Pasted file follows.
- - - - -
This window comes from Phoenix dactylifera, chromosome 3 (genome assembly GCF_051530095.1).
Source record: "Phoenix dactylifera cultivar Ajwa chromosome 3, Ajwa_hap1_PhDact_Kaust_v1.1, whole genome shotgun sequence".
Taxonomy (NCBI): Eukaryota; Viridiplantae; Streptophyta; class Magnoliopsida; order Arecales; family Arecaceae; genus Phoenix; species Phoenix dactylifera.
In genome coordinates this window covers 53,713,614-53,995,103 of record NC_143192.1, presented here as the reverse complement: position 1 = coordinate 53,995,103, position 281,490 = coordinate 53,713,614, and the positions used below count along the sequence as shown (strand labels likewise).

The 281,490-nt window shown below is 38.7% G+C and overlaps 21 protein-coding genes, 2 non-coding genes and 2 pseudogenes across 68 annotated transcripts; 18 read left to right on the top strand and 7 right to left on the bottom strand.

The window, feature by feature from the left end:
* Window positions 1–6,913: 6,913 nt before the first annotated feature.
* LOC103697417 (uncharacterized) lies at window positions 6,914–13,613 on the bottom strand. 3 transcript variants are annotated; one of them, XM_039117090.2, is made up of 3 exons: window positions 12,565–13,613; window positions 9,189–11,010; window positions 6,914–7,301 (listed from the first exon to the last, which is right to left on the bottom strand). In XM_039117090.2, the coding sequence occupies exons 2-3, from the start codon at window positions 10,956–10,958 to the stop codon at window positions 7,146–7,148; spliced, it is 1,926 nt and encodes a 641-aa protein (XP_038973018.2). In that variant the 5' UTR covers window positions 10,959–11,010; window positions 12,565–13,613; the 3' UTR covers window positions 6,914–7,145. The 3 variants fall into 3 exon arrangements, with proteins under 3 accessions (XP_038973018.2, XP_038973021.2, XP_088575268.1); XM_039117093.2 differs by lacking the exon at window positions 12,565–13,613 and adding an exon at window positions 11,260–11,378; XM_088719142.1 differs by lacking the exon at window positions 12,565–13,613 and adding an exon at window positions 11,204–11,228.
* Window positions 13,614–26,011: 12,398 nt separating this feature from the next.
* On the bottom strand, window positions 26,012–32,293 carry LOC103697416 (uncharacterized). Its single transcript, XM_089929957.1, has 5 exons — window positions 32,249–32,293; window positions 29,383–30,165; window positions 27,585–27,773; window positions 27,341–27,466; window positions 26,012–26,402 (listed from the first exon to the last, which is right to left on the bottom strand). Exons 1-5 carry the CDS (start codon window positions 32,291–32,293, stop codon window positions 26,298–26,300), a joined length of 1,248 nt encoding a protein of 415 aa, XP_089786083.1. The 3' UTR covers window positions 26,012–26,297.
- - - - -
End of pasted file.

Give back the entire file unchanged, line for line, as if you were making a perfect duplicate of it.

This window comes from Phoenix dactylifera, chromosome 3 (genome assembly GCF_051530095.1).
Source record: "Phoenix dactylifera cultivar Ajwa chromosome 3, Ajwa_hap1_PhDact_Kaust_v1.1, whole genome shotgun sequence".
Taxonomy (NCBI): Eukaryota; Viridiplantae; Streptophyta; class Magnoliopsida; order Arecales; family Arecaceae; genus Phoenix; species Phoenix dactylifera.
In genome coordinates this window covers 53,713,614-53,995,103 of record NC_143192.1, presented here as the reverse complement: position 1 = coordinate 53,995,103, position 281,490 = coordinate 53,713,614, and the positions used below count along the sequence as shown (strand labels likewise).

The 281,490-nt window shown below is 38.7% G+C and overlaps 21 protein-coding genes, 2 non-coding genes and 2 pseudogenes across 68 annotated transcripts; 18 read left to right on the top strand and 7 right to left on the bottom strand.

The window, feature by feature from the left end:
* Window positions 1–6,913: 6,913 nt before the first annotated feature.
* LOC103697417 (uncharacterized) lies at window positions 6,914–13,613 on the bottom strand. 3 transcript variants are annotated; one of them, XM_039117090.2, is made up of 3 exons: window positions 12,565–13,613; window positions 9,189–11,010; window positions 6,914–7,301 (listed from the first exon to the last, which is right to left on the bottom strand). In XM_039117090.2, the coding sequence occupies exons 2-3, from the start codon at window positions 10,956–10,958 to the stop codon at window positions 7,146–7,148; spliced, it is 1,926 nt and encodes a 641-aa protein (XP_038973018.2). In that variant the 5' UTR covers window positions 10,959–11,010; window positions 12,565–13,613; the 3' UTR covers window positions 6,914–7,145. The 3 variants fall into 3 exon arrangements, with proteins under 3 accessions (XP_038973018.2, XP_038973021.2, XP_088575268.1); XM_039117093.2 differs by lacking the exon at window positions 12,565–13,613 and adding an exon at window positions 11,260–11,378; XM_088719142.1 differs by lacking the exon at window positions 12,565–13,613 and adding an exon at window positions 11,204–11,228.
* Window positions 13,614–26,011: 12,398 nt separating this feature from the next.
* On the bottom strand, window positions 26,012–32,293 carry LOC103697416 (uncharacterized). Its single transcript, XM_089929957.1, has 5 exons — window positions 32,249–32,293; window positions 29,383–30,165; window positions 27,585–27,773; window positions 27,341–27,466; window positions 26,012–26,402 (listed from the first exon to the last, which is right to left on the bottom strand). Exons 1-5 carry the CDS (start codon window positions 32,291–32,293, stop codon window positions 26,298–26,300), a joined length of 1,248 nt encoding a protein of 415 aa, XP_089786083.1. The 3' UTR covers window positions 26,012–26,297.